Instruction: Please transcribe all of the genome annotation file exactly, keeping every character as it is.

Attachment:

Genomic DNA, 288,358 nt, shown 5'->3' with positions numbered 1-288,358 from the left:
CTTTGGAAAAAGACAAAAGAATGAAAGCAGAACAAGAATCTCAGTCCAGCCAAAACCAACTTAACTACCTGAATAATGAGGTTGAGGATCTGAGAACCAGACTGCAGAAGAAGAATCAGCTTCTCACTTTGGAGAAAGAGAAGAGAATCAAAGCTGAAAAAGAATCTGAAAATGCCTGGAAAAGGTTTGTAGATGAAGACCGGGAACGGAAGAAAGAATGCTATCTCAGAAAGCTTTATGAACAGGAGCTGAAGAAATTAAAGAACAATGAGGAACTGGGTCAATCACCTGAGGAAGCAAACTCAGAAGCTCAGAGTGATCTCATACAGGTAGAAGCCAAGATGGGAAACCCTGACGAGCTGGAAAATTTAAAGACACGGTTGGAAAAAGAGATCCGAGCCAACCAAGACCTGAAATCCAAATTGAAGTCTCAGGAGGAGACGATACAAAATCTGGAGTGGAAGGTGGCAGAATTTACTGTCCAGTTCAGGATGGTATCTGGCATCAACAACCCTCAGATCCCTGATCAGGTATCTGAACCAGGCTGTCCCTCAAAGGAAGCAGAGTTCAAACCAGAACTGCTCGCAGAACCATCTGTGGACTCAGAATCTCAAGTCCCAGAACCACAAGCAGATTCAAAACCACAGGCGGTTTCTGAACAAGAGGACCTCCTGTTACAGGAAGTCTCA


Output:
Genomic DNA, 288,358 nt, shown 5'->3' with positions numbered 1-288,358 from the left:
CTTTGGAAAAAGACAAAAGAATGAAAGCAGAACAAGAATCTCAGTCCAGCCAAAACCAACTTAACTACCTGAATAATGAGGTTGAGGATCTGAGAACCAGACTGCAGAAGAAGAATCAGCTTCTCACTTTGGAGAAAGAGAAGAGAATCAAAGCTGAAAAAGAATCTGAAAATGCCTGGAAAAGGTTTGTAGATGAAGACCGGGAACGGAAGAAAGAATGCTATCTCAGAAAGCTTTATGAACAGGAGCTGAAGAAATTAAAGAACAATGAGGAACTGGGTCAATCACCTGAGGAAGCAAACTCAGAAGCTCAGAGTGATCTCATACAGGTAGAAGCCAAGATGGGAAACCCTGACGAGCTGGAAAATTTAAAGACACGGTTGGAAAAAGAGATCCGAGCCAACCAAGACCTGAAATCCAAATTGAAGTCTCAGGAGGAGACGATACAAAATCTGGAGTGGAAGGTGGCAGAATTTACTGTCCAGTTCAGGATGGTATCTGGCATCAACAACCCTCAGATCCCTGATCAGGTATCTGAACCAGGCTGTCCCTCAAAGGAAGCAGAGTTCAAACCAGAACTGCTCGCAGAACCATCTGTGGACTCAGAATCTCAAGTCCCAGAACCACAAGCAGATTCAAAACCACAGGCGGTTTCTGAACAAGAGGACCTCCTGTTACAGGAAGTCTCA